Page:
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In Conversation 


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Could you tell us a bit about yourself and your background?

VF: I was born in Lithuania but have lived in the UK for the past 20 years. I make primarily figurative paintings depicting glamorous hellscapes taking influence from horror narratives in contemporary media and storytelling from my Baltic heritage.

CE: What does a day in your studio look like?

I get into my studio in South Bermondsey most days around 12:30 pm, with already made plans of what I will do for the day. I tend to work intensely with little breaks as my commute to the studio is rather long. I usually spend about 5 hours a day painting and do admin work and painting planning either in bed or a wework.

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Born in Lithuania but having grown up in Gravesend in England, to what extent and how does this cultural duality effect your understanding the world, and your work?

It was a place I really did not enjoy living in, and is a place I spent most of my youth dreaming about escaping from. Just a bleak place with nothing going on, just like its own name suggests. I don’t remember much of my life in Lithuania but all I knew in Gravesend was that I was Lithuanian and my accent and name made me different/was difficult to pronounce. Many of my teen years were wasted doing absolutely nothing apart from painting alone in my room or scrolling through tumblr. I was definitely a late bloomer in regards to my social skills and would have crippling anxiety being in crowds or places where I had to interact with strangers. Luckily this is no longer the case, but it was a long process to get over. I think growing up in Gravesend has affected me in a way where now living in London I refuse to have an empty calendar and my days are constantly filled to the brim, whether with work or social activities, there’s an ongoing joke in my social circles that I always have ‘a dinner to go to’. Saying all this however, if I didn’t grow up in this environment I’m not sure if I would have taken up such an intense interest in painting, I definitely wouldn’t have put it on so many hours if I wasn’t so isolated.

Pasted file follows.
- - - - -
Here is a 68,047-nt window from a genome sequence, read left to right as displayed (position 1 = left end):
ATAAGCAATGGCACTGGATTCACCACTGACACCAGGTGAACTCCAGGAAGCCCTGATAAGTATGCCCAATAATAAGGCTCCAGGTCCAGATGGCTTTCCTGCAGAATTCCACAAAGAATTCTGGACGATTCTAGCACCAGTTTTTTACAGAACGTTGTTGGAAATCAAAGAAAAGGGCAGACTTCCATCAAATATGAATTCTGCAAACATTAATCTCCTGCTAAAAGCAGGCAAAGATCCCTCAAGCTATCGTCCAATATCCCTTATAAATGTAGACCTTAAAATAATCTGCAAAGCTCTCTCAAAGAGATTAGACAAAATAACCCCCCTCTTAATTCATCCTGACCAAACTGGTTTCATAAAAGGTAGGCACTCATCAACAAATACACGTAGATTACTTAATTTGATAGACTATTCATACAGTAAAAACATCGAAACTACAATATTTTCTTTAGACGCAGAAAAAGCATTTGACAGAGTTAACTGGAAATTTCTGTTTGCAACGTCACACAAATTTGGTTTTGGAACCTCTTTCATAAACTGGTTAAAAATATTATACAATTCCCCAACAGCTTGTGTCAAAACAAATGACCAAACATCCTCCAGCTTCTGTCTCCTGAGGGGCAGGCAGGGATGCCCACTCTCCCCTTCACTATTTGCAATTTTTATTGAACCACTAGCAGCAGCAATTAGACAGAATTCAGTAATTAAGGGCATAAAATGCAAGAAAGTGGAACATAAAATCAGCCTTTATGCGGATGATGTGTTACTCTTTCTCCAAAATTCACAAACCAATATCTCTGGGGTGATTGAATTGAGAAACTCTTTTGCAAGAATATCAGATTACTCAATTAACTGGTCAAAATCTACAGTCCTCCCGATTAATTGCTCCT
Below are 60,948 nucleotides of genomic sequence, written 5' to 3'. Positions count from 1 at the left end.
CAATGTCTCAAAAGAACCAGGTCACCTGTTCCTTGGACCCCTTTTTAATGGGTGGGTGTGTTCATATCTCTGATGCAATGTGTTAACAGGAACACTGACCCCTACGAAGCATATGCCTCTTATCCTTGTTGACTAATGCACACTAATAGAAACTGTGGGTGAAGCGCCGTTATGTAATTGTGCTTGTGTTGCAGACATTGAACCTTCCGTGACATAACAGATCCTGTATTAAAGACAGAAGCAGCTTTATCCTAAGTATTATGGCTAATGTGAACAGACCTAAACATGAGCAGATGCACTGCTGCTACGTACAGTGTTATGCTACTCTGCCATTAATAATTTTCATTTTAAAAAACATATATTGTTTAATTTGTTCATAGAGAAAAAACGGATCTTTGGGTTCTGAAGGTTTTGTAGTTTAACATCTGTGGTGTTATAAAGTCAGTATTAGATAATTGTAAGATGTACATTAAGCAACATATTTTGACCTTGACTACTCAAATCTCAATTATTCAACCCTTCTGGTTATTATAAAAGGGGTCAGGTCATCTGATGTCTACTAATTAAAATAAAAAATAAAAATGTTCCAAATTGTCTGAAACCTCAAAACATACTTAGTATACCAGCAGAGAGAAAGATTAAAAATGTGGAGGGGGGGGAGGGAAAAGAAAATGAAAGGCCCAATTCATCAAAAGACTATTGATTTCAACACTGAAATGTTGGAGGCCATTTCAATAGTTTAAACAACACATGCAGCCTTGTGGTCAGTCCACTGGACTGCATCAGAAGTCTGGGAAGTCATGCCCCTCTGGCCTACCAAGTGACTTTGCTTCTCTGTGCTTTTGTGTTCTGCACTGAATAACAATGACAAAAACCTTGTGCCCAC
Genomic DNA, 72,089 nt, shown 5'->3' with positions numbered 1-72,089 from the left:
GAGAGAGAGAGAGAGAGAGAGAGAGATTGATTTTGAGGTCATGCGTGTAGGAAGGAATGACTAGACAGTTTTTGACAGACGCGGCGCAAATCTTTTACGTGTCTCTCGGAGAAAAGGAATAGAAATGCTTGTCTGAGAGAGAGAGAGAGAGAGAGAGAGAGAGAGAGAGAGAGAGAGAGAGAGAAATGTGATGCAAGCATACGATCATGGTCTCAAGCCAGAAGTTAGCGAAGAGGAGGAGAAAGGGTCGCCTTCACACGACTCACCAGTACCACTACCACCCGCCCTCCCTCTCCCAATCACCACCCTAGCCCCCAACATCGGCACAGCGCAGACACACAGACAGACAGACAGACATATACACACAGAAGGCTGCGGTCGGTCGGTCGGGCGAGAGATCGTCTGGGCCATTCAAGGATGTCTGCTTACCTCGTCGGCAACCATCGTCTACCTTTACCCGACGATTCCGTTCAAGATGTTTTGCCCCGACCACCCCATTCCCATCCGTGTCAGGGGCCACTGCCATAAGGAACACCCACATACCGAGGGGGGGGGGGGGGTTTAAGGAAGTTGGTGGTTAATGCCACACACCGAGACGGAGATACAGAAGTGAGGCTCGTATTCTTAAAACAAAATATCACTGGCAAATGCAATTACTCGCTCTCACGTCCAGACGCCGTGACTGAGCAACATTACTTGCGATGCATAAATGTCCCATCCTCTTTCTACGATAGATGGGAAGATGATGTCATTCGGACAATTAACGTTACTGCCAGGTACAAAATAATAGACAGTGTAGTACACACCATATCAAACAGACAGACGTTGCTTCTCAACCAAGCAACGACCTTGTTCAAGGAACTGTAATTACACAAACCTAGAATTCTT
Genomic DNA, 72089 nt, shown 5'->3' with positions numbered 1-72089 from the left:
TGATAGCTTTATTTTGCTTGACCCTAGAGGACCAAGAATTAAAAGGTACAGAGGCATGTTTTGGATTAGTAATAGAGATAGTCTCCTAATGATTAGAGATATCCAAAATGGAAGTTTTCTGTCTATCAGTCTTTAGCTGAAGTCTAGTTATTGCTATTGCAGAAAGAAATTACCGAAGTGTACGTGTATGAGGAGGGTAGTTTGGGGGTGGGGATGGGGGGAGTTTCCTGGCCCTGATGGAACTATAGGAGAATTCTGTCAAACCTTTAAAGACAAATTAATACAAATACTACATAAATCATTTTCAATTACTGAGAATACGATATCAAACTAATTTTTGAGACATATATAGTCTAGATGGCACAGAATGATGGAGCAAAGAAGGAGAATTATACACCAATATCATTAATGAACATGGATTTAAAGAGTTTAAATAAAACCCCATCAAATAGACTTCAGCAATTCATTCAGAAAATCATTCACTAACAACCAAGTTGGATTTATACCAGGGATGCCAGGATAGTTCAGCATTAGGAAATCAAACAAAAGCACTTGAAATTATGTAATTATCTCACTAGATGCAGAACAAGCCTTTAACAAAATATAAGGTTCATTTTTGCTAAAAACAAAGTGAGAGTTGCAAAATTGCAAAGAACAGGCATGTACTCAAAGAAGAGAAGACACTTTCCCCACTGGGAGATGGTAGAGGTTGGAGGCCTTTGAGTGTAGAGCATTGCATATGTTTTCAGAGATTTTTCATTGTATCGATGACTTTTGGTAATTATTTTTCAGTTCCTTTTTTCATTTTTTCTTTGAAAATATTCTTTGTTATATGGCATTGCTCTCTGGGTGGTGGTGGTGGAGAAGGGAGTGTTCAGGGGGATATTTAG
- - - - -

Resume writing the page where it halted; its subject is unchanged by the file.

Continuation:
One of the most recognisable elements of your work is  the relentless use of the colour green. Not just any green, but a very specific uranium green tone, often associated with toxicity, slime, and decay. What's the role of this specific colour in your oeuvre?

It can be a bit of a difficult colour to stomach and place. I know that many people associate the green in my paintings as mentioned with toxicity and slime, and this is something that I am conscious about and explore. In particular with its association with nuclear waste, the colour of KGB prison walls and metal rust. I also do find this colour rather romantic, in particular in association to Wong Kar-Wai’s films and the cinematographer Christopher Doyle’s green hues.

Your paintings are populated by recurring characters and motifs; beauty pageant contestants, pickles, contemporary pop culture characters - how do you see your ongoing narrative? Do these phantasmagories exist in the same universe, or are they all separate entities?

I see all my body of work to date as an ongoing narrative in the same universe. Each exhibition is like a different episode in the same long running tv series with recurring characters and guest stars.

You also tend to subtly experiment with your surface matter. In your recent works there are cut / torn elements that are then positioned together for the final composition. Can you tell us a bit about what this process lends to your works?

During the start of the Covid lockdowns it was pretty difficult to get canvas ordered and I really wanted to paint, so I started hand sewing together any scraps that I could find. It was out of pure necessity to be able to create rather than a conscious aesthetic decision. I found this way of making up a canvas really playful and since then have been experimenting with sewing working zips and a variety of stitches to add 3D textures to the paintings.

Can you share with us some examples of artists, movements or any other reference points that serve as your inspiration for your work?

To be frankly honest, I don’t look at much ‘fine art’ for inspiration. I pull a lot of my references from films, in particular Korean revenge cinema and horror video games such as Silent Hill and Resident Evil. I also collect imagery through old family Soviet photos, reddit forums, youtube game playthroughs and DALLE 2 - basically anything I can get my hands on that I think will help in creating the visuals for the narratives that I want for
each particular show.

What’s next in the pipeline?

I have my biggest solo to date coming up this summer that I’m super excited about that is yet to be announced. I am currently toying with the idea of only making black and white paintings post this show for the rest of the year. I think restricting my colour palette options will be useful for pushing compositions further and not solely relying on my go to greens for the stroy arc.

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